Poetic Itch: The Cento or The Beauty of a Poetic Patchwork

The great poet T.S. Eliot once remarked, or confessed perhaps, that “Immature poets imitate; mature poets steal,” which might go some way towards explaining the poet’s device: the cento. Coined from the Latin word for ‘cloak’ it goes some way to revealing its nature as a poetic term for poems constructed out of other (pre-exisiting) poems. Think of it perhaps as a sort of literary method of recycling, the creating of the new out of the old. It is in essence still a creative venture, albeit one that requires less effort – or higher immaturity if Eliot is to be believed. This process of poetic revitalisation is nothing new. The ancient Greek verses of Homer were the biggest muse for aspiring and already famous authors in the Greek world.

Today though this technique has been honed to a new generation of uses. Perhaps the foremost among them and with no doubt one of the best centos (centi?) out there has been Alison Chisholm’s beautiful blend of so many famous poems for the BBC. In my mind, it goes far beyond the simple brief of advertising the showcase of television on offer for the then new year. Instead, by combing here both image and spoken word a greater depth of meaning is inferred from the already lugubrious lines. See for yourself:

it might be one thing to enjoy this cento in all its televisual glory, but perhaps the greatest function (and this is true of all centos) is how this poetical patchwork can act like a gateway to new worlds. A simple tagline of each poem can make the reader/listener want to step forward to for more. To seek out and discover the words behind the words. In this way, here’s the full poem with a colour-coded guide for the poetic origins of each line – left in black are Chisholm’s original additions.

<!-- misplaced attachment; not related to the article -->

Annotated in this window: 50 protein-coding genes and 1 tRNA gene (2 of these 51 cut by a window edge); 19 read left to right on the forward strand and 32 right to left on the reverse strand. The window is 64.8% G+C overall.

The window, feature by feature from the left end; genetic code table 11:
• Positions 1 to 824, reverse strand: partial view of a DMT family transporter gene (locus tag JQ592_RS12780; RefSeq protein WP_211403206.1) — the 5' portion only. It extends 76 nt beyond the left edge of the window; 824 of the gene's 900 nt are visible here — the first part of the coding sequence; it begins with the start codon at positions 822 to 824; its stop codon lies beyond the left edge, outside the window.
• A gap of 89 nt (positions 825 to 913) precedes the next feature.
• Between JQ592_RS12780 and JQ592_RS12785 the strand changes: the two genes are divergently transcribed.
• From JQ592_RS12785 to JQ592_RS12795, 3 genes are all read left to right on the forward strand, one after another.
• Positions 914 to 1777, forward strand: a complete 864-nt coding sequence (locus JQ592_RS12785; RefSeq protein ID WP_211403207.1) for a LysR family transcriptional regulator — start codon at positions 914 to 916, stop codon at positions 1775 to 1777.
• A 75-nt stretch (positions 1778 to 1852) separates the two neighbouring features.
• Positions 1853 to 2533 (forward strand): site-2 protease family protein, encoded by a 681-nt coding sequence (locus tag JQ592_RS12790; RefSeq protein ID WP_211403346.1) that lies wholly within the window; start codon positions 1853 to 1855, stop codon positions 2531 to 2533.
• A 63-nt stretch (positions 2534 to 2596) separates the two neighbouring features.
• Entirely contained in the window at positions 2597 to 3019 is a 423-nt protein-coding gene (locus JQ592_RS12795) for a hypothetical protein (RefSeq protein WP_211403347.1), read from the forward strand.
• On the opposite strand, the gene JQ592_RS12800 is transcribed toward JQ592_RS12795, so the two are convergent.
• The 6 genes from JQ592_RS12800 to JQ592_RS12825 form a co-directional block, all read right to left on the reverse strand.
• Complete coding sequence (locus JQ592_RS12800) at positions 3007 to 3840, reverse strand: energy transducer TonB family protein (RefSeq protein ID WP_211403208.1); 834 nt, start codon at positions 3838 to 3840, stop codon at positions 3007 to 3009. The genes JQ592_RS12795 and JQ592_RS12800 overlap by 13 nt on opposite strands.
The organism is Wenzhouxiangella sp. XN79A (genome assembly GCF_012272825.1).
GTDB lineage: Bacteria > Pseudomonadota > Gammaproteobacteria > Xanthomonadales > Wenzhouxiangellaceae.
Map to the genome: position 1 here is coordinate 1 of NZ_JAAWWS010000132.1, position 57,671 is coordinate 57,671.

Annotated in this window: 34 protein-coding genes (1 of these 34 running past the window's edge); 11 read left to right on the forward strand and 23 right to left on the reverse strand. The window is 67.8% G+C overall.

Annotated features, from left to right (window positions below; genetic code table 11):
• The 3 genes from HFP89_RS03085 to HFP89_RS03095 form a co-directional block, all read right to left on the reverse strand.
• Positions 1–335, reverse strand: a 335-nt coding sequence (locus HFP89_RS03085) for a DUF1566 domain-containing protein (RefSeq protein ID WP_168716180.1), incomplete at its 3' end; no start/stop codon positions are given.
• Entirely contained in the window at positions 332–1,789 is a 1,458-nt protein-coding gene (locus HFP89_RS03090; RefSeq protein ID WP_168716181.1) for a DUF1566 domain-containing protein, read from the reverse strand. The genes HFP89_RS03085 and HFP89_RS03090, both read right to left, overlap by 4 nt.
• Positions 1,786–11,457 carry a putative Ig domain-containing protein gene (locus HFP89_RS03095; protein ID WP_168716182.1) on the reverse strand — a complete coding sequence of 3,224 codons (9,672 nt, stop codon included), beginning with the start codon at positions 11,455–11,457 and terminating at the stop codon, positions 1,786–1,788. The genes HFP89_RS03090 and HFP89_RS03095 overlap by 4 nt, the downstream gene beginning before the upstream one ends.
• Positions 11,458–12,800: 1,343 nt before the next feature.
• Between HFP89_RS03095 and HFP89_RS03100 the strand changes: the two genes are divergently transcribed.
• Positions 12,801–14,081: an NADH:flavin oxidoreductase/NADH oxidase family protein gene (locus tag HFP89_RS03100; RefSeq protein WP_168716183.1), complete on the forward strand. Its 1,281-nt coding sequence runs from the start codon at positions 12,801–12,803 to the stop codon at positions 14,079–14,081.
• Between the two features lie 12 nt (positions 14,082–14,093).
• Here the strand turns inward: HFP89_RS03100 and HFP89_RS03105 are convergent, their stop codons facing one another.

Much have I travelled in the realms of gold, 
And many goodly states and kingdoms seen, [1]
But I still long to learn
Tales, marvellous tales, 
Of ships and stars and isles where good men rest, [2]
How others fought to forge my world.

What mad pursuit? What struggle to escape?
What wild ecstasy? [3]
How far the unknown transcends the what we know. [4]

We are the music-makers and we are the dreamers of dreams. [5]
Step forward, [6]
To feel the blood run through the veins and tingle. 
Where busy thought and blind sensation mingle. [7]
Come, my friends, ’tis not too late. 
For we are the movers and shakers
Of the world forever, it seems; [5]
To strive, to seek and not to yield. [8]

[1] On First Looking into Chapman’s Homer – John Keats
[2] The Golden Road to Samarkand – James Elroy Flecker
[3] Ode to a Grecian Urn – John Keats
[4] Nature – Henry Wadsworth Longfellow
[5] Ode – Arthur O’Shaughnessy 
[6] Interlude – Walter Savage Landor
[7] Fragment – Percy Bysshe Shelley
[8] Ulysses – Alfred, Lord Tennyson  

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